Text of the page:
President Barack Obama is to soon sign into law a bill that overhauls the U.S. health care system, after the U.S. House of Representatives narrowly passed the sweeping reform.
The Democratic-controlled House approved a Senate-passed health care bill late Sunday by a vote of 219 to 212. Minority Republicans were unanimous in opposition, and 34 Democrats joined them in voting no.
Mr. Obama praised the vote on his top domestic priority, which came after a year-long political battle with Republicans. The measure is the biggest reform of the U.S. health care system in four decades.
The bill is designed to make health insurance available to the 32 million Americans who do not have it, bringing the United States closer to providing universal health coverage.
House Republican leader John Boehner said lawmakers failed to listen to America, and failed to reflect the will of their constituents.
Speaking at the White House, Mr. Obama said the bill also will benefit Americans who already have health insurance by curbing what he called the worst excesses and abuses of the insurance industry.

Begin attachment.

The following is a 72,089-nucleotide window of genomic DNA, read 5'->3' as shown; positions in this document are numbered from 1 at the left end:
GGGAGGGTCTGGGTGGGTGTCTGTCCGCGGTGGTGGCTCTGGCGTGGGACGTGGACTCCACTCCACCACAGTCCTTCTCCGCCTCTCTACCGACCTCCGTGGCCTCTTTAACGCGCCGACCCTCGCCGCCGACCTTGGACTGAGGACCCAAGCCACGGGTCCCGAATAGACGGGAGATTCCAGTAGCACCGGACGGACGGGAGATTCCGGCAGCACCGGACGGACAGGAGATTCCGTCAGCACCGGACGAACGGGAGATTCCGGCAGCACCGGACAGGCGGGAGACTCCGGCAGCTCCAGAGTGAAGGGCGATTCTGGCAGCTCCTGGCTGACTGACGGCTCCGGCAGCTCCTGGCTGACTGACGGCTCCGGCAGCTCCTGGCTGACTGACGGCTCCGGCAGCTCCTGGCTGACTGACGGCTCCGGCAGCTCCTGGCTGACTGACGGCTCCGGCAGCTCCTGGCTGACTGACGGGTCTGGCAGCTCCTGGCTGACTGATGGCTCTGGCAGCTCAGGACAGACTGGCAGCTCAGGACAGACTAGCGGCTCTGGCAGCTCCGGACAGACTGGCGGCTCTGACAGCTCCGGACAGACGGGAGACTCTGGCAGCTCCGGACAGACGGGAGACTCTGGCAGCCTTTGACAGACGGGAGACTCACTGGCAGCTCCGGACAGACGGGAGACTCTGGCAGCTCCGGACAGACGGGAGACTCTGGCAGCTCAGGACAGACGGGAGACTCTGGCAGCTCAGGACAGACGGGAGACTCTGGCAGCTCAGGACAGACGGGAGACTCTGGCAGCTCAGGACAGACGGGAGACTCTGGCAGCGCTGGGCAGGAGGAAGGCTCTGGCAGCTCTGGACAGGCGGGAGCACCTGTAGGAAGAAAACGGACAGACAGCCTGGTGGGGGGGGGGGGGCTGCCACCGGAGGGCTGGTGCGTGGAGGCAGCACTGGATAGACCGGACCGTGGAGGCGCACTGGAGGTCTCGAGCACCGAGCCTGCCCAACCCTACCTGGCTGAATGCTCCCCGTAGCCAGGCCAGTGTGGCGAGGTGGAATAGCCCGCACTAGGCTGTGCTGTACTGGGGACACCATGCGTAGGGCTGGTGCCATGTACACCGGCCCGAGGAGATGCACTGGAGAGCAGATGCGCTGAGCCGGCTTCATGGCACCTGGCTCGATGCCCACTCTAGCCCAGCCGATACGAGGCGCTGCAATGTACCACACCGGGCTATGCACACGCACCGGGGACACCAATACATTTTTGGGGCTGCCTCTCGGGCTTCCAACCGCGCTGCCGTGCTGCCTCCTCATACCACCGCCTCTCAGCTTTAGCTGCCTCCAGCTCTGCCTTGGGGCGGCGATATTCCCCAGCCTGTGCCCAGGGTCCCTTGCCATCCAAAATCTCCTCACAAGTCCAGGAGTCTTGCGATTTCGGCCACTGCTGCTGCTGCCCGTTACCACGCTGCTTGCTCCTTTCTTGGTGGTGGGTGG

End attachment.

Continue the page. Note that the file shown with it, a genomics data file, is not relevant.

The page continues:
Critics warned the bill will hurt Americans by raising taxes, driving up insurance premiums and increasing government intrusion into medical decisions.
Republicans vowed to make Democrats pay a political price for the reforms in mid-term congressional elections in November.
President Obama said the House bill will not fix everything that ails the U.S. health care system, but moves the country in the right direction.
He secured a majority for the bill by doing a deal with several Democrats concerned it could allow federal funds for abortions. Mr. Obama satisfied the group by promising to reissue an executive order re-affirming current restrictions on federal funding of the practice.
The House also approved a separate bill of changes to the Senate-passed measure. The changes will be considered by the Senate under rules that require only a simple majority of the 100-seat assembly for passage. Democrats control 59 seats.
President Obama is expected to sign the House-approved health care bill into law in the coming days. The Senate is expected to take a longer period to debate the changes approved by the House in the separate legislation.
Several Bangladeshis living in the United States share their thoughts about this health care bill with VOA.